As new social movements against globalization, from the demonstrations of Seattle in 1999 to the G8 protest in Heiligendamm in 2007 took hold, what we might call the “Anti-Summit” emerged as the most visible expression of the global multitude. It has given rise to new mobile, temporary and heterogeneous communities. Some of the videos in this section seek to counter the supposedly objective portrayal of these protest movements by the mainstream media, re-instating radical left-wing perspectives through various techniques of self-representation.
Reclaim the Streets

Reclaim the Streets comprises so-called “Constituent Practices” – practices that seek to create autonomous social spaces by developing experimental forms of education, community, urbanism and architecture. Public space is reclaimed and redefined, often beginning with squatting buildings and land. New forms of social reality are developed from the ground up, outside of official regulation. Social relationships are networked and heterogeneous. Often the impetus for these communities derives from a mixture of artist and social movements.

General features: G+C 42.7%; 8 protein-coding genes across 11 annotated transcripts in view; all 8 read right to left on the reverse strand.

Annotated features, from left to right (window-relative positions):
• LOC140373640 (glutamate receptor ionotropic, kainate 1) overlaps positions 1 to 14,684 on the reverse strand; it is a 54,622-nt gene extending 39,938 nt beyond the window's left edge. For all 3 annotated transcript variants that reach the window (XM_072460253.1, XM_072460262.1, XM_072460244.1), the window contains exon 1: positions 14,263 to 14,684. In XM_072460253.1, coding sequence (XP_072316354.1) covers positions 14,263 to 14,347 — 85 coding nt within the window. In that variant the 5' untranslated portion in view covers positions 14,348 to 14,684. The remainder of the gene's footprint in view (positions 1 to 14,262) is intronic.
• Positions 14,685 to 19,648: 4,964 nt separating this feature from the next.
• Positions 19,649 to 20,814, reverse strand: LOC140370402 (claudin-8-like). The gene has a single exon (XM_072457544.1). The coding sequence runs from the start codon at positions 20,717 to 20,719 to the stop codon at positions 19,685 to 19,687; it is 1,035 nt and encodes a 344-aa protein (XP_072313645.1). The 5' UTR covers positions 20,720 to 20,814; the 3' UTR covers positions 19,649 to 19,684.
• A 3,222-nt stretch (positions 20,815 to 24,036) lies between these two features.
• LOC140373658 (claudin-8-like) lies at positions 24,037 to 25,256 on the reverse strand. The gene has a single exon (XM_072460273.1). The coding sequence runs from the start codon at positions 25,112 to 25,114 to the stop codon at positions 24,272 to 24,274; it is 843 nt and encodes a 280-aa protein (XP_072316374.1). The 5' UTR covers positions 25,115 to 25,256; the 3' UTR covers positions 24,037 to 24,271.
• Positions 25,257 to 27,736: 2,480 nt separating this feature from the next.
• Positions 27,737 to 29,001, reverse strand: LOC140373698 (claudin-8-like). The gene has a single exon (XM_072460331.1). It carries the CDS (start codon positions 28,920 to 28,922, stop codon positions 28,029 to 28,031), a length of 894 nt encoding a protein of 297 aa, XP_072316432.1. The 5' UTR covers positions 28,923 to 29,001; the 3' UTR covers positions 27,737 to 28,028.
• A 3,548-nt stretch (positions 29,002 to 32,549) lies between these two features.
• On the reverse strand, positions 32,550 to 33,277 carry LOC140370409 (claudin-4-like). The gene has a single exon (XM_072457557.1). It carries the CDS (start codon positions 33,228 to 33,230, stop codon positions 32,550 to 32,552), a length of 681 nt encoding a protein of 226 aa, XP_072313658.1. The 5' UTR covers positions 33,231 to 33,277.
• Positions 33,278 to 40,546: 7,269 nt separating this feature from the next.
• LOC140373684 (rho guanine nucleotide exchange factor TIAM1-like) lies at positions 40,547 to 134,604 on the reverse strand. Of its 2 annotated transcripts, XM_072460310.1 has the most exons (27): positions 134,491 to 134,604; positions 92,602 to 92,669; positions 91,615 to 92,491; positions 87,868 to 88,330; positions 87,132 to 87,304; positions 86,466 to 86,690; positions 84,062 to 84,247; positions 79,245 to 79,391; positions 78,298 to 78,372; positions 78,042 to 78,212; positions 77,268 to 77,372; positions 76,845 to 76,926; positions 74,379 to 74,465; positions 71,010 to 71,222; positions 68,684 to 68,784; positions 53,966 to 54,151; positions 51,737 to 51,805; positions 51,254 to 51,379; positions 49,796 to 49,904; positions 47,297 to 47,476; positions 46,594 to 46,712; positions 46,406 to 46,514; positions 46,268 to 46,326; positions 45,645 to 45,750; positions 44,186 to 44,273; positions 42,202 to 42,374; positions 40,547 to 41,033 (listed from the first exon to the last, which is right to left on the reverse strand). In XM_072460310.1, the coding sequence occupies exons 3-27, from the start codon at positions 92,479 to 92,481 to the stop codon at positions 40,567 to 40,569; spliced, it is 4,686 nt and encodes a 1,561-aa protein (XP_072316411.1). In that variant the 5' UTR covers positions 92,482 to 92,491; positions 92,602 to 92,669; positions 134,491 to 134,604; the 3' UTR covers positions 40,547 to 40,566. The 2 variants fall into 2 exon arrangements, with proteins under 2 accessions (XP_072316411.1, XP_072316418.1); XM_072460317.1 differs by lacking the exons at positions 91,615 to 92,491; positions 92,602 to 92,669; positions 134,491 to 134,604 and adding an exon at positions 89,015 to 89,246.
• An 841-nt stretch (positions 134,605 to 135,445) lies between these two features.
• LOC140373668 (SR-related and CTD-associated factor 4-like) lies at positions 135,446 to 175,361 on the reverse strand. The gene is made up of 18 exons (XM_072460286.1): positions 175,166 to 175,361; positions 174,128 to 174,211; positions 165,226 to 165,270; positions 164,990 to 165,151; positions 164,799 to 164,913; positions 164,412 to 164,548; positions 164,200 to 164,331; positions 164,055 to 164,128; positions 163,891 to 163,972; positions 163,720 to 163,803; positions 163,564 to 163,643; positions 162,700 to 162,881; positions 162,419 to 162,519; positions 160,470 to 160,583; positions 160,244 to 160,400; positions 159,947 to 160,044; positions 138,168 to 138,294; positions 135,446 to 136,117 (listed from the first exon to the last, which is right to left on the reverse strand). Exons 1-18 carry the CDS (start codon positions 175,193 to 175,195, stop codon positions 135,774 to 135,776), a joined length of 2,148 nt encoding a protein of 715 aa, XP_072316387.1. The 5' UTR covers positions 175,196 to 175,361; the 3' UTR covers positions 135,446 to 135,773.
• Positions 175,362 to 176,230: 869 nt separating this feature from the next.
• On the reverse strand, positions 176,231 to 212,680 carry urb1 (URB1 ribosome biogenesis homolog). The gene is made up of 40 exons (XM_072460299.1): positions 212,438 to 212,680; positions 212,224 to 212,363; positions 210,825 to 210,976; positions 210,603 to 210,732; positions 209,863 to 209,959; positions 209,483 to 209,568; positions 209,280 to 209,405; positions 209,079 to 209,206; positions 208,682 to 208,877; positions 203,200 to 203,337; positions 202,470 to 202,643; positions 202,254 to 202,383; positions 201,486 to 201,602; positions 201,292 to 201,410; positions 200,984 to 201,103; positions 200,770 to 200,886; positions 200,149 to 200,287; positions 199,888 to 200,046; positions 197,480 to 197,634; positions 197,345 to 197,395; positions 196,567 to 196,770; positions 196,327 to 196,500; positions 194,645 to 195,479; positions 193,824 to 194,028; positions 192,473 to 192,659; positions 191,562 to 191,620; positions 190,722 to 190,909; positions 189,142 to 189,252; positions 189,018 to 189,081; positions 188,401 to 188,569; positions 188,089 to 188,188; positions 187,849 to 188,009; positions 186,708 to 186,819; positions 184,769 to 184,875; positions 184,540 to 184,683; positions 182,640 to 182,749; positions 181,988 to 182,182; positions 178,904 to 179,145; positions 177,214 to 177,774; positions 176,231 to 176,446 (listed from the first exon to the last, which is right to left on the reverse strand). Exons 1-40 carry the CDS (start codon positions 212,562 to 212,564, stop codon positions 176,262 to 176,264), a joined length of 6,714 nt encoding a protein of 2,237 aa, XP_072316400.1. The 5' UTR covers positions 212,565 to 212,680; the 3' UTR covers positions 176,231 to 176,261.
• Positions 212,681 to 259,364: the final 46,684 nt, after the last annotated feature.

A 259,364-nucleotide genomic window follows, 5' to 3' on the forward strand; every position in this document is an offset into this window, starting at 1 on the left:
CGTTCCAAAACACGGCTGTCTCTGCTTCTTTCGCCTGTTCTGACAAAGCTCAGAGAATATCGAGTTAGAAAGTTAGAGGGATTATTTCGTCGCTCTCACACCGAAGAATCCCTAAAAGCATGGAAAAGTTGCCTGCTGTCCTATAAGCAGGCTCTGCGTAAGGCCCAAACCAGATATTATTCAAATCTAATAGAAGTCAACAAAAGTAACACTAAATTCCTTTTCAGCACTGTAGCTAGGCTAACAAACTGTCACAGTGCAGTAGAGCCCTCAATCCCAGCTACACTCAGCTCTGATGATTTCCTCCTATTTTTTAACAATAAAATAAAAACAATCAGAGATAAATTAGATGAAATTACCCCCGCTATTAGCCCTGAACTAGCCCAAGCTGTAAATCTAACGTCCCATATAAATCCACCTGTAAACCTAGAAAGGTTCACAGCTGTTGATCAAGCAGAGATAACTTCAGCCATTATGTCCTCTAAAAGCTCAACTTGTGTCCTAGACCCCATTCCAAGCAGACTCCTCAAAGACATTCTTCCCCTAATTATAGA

The Arab Dissent

December 17, 2010: the self-immolation of Mohamed Bouazizi sparks protests and street demonstrations in Tunisia leading to the ousting of President Zine El Abidine Ben Ali on January 14, 2011. The insurgency immediately inspires the rest of the Arab world. The Egyptian revolution begins after the events in Tunisia, as well as civil war in Libya, uprisings in Syria, Yemen, Algeria, Jordan, Morocco and in the wider Middle East and North Africa. This section tries to raise questions about current forces of antagonism, agency and change in the Middle East. What is the potential of Arab revolutions in the age of globalization? Are these contemporary forms of mass mobilization antithetical to classical revolutions? What is the role of image within these struggles? In what ways do the Arab revolutions, with their multiple visions and adversaries, teach us to challenge the global system? In the light of these uprisings this section will look back to the complex histories, geopolitical and social realities of the Arab world.
Disobedience East